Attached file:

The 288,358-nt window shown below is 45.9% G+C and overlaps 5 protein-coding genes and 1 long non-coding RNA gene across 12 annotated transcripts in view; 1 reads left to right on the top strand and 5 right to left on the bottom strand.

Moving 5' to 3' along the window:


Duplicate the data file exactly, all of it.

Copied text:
The 288,358-nt window shown below is 45.9% G+C and overlaps 5 protein-coding genes and 1 long non-coding RNA gene across 12 annotated transcripts in view; 1 reads left to right on the top strand and 5 right to left on the bottom strand.

Moving 5' to 3' along the window: